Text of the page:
On this day in labor history, the year was 1953.
That was the day 26,000 members of the ILWU in Hawaii walked off the job.
Their strike was a four-day protest against the witch-hunt convictions of the Hawaii Seven.
Many docks and plantations immediately shut down.
Stevedores refused to load military cargo headed to the war in Korea.
At the height of the McCarthyite Red Scare, union militants continued to be the primary targets of the anti-Communist hysteria.
Longshoreman leader Jack Hall and six-codefendants had just been tried and convicted under the Smith Act.
The ILWU denounced the trial and verdict as a frame-up.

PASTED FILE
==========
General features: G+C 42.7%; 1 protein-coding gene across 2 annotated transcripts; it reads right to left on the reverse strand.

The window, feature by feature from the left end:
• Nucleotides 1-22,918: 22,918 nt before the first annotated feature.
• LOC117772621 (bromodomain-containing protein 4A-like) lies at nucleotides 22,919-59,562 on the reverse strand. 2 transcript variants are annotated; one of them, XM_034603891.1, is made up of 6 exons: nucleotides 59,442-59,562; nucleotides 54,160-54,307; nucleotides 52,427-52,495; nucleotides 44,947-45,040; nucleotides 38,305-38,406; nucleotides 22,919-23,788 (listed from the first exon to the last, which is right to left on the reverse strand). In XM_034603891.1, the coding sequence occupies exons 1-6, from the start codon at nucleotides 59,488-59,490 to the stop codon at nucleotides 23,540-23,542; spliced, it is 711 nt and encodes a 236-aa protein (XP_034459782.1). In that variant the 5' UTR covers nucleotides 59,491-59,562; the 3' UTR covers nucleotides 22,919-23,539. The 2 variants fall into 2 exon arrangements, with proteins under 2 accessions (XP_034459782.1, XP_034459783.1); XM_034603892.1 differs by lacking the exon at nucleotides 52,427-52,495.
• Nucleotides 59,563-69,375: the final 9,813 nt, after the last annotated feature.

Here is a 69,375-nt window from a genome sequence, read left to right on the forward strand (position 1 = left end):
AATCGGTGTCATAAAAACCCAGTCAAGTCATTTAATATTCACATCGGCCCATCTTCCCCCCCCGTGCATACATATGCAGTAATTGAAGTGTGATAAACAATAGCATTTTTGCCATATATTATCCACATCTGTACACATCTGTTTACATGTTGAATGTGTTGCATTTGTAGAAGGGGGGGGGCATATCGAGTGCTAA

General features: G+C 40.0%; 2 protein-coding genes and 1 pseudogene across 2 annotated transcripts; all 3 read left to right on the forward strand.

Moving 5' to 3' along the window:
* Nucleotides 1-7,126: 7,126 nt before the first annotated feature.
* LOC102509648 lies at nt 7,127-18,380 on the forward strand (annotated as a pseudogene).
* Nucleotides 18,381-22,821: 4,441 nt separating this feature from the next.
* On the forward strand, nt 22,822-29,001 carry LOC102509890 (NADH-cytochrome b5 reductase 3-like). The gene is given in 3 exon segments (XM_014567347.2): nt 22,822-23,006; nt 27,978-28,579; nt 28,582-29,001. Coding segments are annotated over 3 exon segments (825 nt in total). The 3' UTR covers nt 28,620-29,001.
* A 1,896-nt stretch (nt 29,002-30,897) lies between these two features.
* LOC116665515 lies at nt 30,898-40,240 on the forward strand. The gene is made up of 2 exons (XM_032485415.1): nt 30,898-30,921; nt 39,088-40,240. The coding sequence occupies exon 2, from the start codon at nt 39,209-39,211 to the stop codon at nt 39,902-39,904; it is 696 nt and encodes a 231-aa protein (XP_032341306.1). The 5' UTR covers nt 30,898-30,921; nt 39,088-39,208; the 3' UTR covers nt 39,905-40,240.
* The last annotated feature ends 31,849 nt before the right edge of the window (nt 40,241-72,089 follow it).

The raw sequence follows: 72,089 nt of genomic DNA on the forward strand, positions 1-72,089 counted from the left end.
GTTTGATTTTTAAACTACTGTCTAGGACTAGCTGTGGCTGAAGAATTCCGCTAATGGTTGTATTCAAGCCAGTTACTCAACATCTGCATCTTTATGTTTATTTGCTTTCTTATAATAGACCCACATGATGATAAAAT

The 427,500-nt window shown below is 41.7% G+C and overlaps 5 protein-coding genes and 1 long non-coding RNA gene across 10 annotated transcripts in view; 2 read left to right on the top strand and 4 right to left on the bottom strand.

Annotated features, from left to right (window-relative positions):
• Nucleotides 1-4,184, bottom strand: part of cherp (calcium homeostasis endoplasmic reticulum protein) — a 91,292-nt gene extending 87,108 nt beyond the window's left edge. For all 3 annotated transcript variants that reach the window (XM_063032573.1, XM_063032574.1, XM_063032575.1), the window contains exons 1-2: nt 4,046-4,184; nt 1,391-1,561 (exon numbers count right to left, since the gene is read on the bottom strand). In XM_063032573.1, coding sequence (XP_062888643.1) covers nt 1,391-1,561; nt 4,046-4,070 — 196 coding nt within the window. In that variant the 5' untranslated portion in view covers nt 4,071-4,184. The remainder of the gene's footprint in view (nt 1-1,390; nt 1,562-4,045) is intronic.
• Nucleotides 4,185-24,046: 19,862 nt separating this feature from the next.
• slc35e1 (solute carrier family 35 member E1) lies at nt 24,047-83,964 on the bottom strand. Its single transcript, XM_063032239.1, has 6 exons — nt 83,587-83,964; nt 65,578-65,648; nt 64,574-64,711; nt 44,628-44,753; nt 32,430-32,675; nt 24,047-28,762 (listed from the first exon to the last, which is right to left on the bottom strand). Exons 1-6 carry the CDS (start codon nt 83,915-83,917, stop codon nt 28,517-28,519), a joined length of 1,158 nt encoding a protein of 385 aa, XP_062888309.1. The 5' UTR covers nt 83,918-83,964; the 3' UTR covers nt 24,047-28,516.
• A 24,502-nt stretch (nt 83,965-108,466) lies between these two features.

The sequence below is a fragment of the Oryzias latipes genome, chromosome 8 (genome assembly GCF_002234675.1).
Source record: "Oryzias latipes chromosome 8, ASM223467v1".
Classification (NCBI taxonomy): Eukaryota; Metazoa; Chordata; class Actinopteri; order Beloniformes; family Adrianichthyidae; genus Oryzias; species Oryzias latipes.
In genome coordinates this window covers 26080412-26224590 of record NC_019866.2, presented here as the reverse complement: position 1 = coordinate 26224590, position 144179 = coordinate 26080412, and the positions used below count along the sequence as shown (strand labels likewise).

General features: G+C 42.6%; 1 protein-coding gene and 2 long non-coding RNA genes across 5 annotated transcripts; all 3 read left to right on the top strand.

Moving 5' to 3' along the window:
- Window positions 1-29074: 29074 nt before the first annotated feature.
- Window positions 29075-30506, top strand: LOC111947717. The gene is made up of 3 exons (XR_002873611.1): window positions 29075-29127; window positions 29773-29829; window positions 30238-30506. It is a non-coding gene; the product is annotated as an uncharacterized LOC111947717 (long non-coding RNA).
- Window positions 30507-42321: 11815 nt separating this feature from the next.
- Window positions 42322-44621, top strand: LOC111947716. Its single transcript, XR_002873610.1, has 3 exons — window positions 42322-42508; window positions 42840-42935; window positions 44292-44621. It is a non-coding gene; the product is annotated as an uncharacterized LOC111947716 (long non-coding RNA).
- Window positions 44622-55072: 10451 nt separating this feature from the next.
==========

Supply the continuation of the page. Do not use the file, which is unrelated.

It was the ultimate move to bust the increasingly powerful union on the islands.
The ILWU had come under heightened surveillance after successfully organizing stevedores and many sugar and pineapple plantations.
The real trouble began after a long and bitter dock strike in 1949.
Then Nebraska Senator Hugh Butler proclaimed the island to be firmly in the grips of a Communist attack.
HUAC arrived the next year to investigate the ‘Red Situation.’
In August 1951, the FBI conducted early morning raids to arrest the Seven on charges of violating the Smith Act.
The arrests came just as the ILWU threatened a sugar strike, having reached an impasse in contract negotiations.
During the trial, it was clear the Seven were being tried not for anything they did, but for allegedly being part of a vast and secret conspiracy.
The proceedings had the quality of a show trial, designed more to terrorize the public and labor movement, than to prosecute any actual crime.
Their convictions were finally overturned with the landmark 1957 Yates decision, which rendered much of the Smith Act unenforceable.